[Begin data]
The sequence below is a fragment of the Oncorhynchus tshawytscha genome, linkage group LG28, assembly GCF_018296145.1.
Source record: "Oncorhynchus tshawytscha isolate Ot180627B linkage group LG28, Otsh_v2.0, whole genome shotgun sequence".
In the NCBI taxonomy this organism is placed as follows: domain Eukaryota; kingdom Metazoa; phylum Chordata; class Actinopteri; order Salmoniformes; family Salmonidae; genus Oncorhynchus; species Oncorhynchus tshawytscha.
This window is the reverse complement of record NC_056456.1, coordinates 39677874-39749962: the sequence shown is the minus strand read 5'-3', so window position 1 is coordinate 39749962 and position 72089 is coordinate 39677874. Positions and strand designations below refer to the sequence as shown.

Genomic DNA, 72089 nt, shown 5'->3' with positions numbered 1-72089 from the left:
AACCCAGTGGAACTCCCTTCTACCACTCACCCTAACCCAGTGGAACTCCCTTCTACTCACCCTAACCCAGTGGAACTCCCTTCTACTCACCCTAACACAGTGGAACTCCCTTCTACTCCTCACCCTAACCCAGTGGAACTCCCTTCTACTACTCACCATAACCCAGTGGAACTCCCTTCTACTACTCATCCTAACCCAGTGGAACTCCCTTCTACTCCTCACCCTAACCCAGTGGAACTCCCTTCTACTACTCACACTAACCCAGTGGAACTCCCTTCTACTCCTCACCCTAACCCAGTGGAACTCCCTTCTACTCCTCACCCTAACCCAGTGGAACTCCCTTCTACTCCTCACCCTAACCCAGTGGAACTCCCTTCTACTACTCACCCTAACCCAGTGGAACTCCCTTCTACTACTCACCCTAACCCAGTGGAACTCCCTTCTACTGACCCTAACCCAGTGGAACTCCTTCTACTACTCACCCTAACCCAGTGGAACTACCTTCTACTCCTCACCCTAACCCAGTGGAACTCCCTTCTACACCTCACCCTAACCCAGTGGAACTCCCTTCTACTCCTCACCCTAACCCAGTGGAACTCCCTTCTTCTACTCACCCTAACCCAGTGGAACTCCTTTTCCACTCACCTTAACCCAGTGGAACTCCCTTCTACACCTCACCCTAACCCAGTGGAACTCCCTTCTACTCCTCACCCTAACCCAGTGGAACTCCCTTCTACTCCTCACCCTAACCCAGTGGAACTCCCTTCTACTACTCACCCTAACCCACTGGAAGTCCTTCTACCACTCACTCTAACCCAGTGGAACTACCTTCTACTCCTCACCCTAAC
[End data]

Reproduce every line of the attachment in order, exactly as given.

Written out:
The sequence below is a fragment of the Oncorhynchus tshawytscha genome, linkage group LG28, assembly GCF_018296145.1.
Source record: "Oncorhynchus tshawytscha isolate Ot180627B linkage group LG28, Otsh_v2.0, whole genome shotgun sequence".
In the NCBI taxonomy this organism is placed as follows: domain Eukaryota; kingdom Metazoa; phylum Chordata; class Actinopteri; order Salmoniformes; family Salmonidae; genus Oncorhynchus; species Oncorhynchus tshawytscha.
This window is the reverse complement of record NC_056456.1, coordinates 39677874-39749962: the sequence shown is the minus strand read 5'-3', so window position 1 is coordinate 39749962 and position 72089 is coordinate 39677874. Positions and strand designations below refer to the sequence as shown.

Genomic DNA, 72089 nt, shown 5'->3' with positions numbered 1-72089 from the left:
AACCCAGTGGAACTCCCTTCTACCACTCACCCTAACCCAGTGGAACTCCCTTCTACTCACCCTAACCCAGTGGAACTCCCTTCTACTCACCCTAACACAGTGGAACTCCCTTCTACTCCTCACCCTAACCCAGTGGAACTCCCTTCTACTACTCACCATAACCCAGTGGAACTCCCTTCTACTACTCATCCTAACCCAGTGGAACTCCCTTCTACTCCTCACCCTAACCCAGTGGAACTCCCTTCTACTACTCACACTAACCCAGTGGAACTCCCTTCTACTCCTCACCCTAACCCAGTGGAACTCCCTTCTACTCCTCACCCTAACCCAGTGGAACTCCCTTCTACTCCTCACCCTAACCCAGTGGAACTCCCTTCTACTACTCACCCTAACCCAGTGGAACTCCCTTCTACTACTCACCCTAACCCAGTGGAACTCCCTTCTACTGACCCTAACCCAGTGGAACTCCTTCTACTACTCACCCTAACCCAGTGGAACTACCTTCTACTCCTCACCCTAACCCAGTGGAACTCCCTTCTACACCTCACCCTAACCCAGTGGAACTCCCTTCTACTCCTCACCCTAACCCAGTGGAACTCCCTTCTTCTACTCACCCTAACCCAGTGGAACTCCTTTTCCACTCACCTTAACCCAGTGGAACTCCCTTCTACACCTCACCCTAACCCAGTGGAACTCCCTTCTACTCCTCACCCTAACCCAGTGGAACTCCCTTCTACTCCTCACCCTAACCCAGTGGAACTCCCTTCTACTACTCACCCTAACCCACTGGAAGTCCTTCTACCACTCACTCTAACCCAGTGGAACTACCTTCTACTCCTCACCCTAAC